If you’ve thought about quitting even before you get laid off, you’re not alone; recent data shows that most Americans feel confident they could find a new job after quitting. But don’t be too reactionary – think hard about what you want before looking for that new position.

If you’re forced into the job market, this reframes that reality as a positive opportunity…a chance to improve your work-life balance, or do more fulfilling work.

#5. Update your resume

You knew this was coming. Do you even have a resume?

If so, get it out, dust it off, and update it now!

Don’t just think about the highlight reel; which projects are you working on right now that could be great resume material?

Put them down in detail, while it’s fresh, so when you put that resume to use, you don’t have to rack your brain. It’s always easier to take things out later than to put them in!

Here are 5 helpful steps to get your resume looking good.

If more than 5 years has passed since you used it, ask a professional for help updating your resume.

#6. Get out and talk to people

We call this networking, but that brings to mind stale mixers where you sip cocktails and make small-talk with people you don’t care about.

Here’s a better approach. Make a list of people you want to reach out to…former colleagues, friends, university professors, college roommates, associations and their members, recruiters, and past employers.

I suggest starting this while things are good…and while you still have a job.

Log in to LinkedIn and Facebook and scroll through all of your contacts. Then, set a goal to call a certain amount of people each week and set up a coffee or conference call.

Let them know you’d like to catch up…find out more about what they’re doing…about who they’re working for. Tell them you want to expand your connections in the industry.

Most important of all – network with people outside your industry.

You probably have a network full of people who are like you – similar job history, similar education background, and, unfortunately, similar industry experience. If you’re in a volatile market like oil and gas, chances are that when the storm hits, these folks might be in the same boat you are.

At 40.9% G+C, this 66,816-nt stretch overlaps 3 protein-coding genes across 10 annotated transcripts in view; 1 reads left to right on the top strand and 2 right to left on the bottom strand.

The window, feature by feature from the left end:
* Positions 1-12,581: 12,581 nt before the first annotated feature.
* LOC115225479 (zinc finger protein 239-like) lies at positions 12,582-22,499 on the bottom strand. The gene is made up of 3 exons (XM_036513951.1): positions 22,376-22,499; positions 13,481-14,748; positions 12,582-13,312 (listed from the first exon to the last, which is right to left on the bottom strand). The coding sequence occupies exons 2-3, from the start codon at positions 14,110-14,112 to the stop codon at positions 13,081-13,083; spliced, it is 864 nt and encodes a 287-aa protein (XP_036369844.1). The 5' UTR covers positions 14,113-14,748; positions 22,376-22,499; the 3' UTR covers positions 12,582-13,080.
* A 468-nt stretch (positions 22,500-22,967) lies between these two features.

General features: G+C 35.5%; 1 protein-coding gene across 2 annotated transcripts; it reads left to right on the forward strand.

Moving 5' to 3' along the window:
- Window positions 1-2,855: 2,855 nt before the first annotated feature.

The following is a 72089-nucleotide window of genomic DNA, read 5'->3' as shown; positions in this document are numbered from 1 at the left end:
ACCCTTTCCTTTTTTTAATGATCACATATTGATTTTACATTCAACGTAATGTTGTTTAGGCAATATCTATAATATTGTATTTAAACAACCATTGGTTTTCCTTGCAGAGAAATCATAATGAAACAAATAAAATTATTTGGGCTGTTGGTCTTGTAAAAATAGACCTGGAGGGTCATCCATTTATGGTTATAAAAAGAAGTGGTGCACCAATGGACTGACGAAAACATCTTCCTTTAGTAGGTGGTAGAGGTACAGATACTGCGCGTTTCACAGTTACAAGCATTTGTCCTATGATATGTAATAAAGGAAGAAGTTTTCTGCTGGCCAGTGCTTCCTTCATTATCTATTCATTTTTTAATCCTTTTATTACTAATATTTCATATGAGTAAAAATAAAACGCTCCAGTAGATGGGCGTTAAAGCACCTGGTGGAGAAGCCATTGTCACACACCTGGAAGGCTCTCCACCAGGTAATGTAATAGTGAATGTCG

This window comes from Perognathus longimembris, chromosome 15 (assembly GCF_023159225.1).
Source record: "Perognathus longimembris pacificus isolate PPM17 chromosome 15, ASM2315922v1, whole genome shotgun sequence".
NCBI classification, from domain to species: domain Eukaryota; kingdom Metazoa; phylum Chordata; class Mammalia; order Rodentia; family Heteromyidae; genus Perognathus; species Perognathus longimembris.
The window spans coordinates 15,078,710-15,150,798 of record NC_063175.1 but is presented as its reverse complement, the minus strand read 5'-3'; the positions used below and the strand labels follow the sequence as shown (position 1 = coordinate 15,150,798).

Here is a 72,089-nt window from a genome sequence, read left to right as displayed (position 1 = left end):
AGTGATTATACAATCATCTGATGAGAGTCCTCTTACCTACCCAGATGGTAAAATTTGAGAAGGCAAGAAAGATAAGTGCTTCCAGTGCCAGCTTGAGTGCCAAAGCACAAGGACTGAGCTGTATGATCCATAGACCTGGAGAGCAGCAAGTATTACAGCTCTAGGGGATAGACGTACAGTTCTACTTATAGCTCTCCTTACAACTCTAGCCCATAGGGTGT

Start looking for outliers in your network – people as different from you as possible – and focus on cultivating those relationships while you’re still employed. Ask for introductions and try to grow your network. It could mean the difference between finding yourself shut out of one industry, or opening the door to a whole new one.

People love to help. Don’t be afraid to ask!

#7. Review your Benefits

Most likely, you only have a vague grasp of what your benefits are.

For example, what kind do you have, how much money do they cost…and who pays for them?

Now’s the time to determine what benefits you would lose if you were laid off. You’ll probably lose some life insurance, disability insurance, and health insurance coverage.

Other benefits you might give up anyway if you lost your job.

What you want to know is this—what coverage would you need to secure for yourself?

Health insurance is probably at the top of that list. Do you know what you would pay if you had to continue with Cobra benefits? Find out and add that to your monthly budget.

The sticker price may shock you, but going without coverage is a huge risk and probably not worth it.

Take some time to look at your life insurance that you get through work. It may make sense to replace that coverage with something that you find on your own. You might be surprised that, in many cases, you can get a cheaper policy outside of work.

“The real opportunity for success lies within the person and not within the job.”

– Zig Ziglar

If the layoff hurricane hits you…remember that most changes life brings turn out to be blessings in the long run.

You may not be able to fully control your destiny, but if you follow the steps above, not only will you put yourself in a better position to survive a layoff…you’ll also find it helps you plan better for your future.



Are you Financial Advisor Compatible? Take the QUIZ HERE to find out. Byron W. Ellis, CFP®, CLU®, ChFC®, CRPC®, is a CERTIFIED FINANCIAL PLANNER™ professional and Managing Director with United Capital Financial Advisers, LLC, a Financial Life Management firm. The information contained in this article is intended for information only is not a recommendation, and should not be considered investment advice. Any references to any specific commercial product, process, or service, or the use of any trade, firm or corporation name is for the information and convenience of the public, and does not constitute endorsement, or favoring by United Capital.  Please contact your financial advisor with questions about your specific needs and circumstances. © Byron Ellis